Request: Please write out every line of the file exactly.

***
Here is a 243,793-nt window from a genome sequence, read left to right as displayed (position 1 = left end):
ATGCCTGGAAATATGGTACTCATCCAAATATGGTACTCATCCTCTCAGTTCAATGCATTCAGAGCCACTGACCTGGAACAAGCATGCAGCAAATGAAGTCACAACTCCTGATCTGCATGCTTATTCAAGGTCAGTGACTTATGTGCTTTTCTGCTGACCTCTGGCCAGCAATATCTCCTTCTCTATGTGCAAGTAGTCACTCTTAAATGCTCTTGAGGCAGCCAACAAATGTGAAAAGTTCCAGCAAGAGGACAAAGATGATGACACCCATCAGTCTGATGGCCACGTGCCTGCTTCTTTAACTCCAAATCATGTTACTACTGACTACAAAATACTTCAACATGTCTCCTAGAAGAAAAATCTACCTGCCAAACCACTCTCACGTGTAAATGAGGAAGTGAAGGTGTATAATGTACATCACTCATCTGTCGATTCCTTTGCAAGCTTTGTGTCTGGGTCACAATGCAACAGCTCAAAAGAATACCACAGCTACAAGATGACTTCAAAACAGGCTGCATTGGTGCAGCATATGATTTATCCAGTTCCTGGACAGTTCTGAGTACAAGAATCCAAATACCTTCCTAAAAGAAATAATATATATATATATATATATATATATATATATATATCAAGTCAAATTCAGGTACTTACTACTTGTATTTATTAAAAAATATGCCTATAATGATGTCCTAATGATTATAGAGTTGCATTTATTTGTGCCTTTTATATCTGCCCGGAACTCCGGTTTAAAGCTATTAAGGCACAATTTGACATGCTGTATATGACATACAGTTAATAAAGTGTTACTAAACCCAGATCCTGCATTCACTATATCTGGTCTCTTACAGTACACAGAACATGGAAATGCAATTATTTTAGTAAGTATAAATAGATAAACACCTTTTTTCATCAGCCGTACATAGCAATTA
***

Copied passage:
Here is a 243,793-nt window from a genome sequence, read left to right as displayed (position 1 = left end):
ATGCCTGGAAATATGGTACTCATCCAAATATGGTACTCATCCTCTCAGTTCAATGCATTCAGAGCCACTGACCTGGAACAAGCATGCAGCAAATGAAGTCACAACTCCTGATCTGCATGCTTATTCAAGGTCAGTGACTTATGTGCTTTTCTGCTGACCTCTGGCCAGCAATATCTCCTTCTCTATGTGCAAGTAGTCACTCTTAAATGCTCTTGAGGCAGCCAACAAATGTGAAAAGTTCCAGCAAGAGGACAAAGATGATGACACCCATCAGTCTGATGGCCACGTGCCTGCTTCTTTAACTCCAAATCATGTTACTACTGACTACAAAATACTTCAACATGTCTCCTAGAAGAAAAATCTACCTGCCAAACCACTCTCACGTGTAAATGAGGAAGTGAAGGTGTATAATGTACATCACTCATCTGTCGATTCCTTTGCAAGCTTTGTGTCTGGGTCACAATGCAACAGCTCAAAAGAATACCACAGCTACAAGATGACTTCAAAACAGGCTGCATTGGTGCAGCATATGATTTATCCAGTTCCTGGACAGTTCTGAGTACAAGAATCCAAATACCTTCCTAAAAGAAATAATATATATATATATATATATATATATATATATATATCAAGTCAAATTCAGGTACTTACTACTTGTATTTATTAAAAAATATGCCTATAATGATGTCCTAATGATTATAGAGTTGCATTTATTTGTGCCTTTTATATCTGCCCGGAACTCCGGTTTAAAGCTATTAAGGCACAATTTGACATGCTGTATATGACATACAGTTAATAAAGTGTTACTAAACCCAGATCCTGCATTCACTATATCTGGTCTCTTACAGTACACAGAACATGGAAATGCAATTATTTTAGTAAGTATAAATAGATAAACACCTTTTTTCATCAGCCGTACATAGCAATTA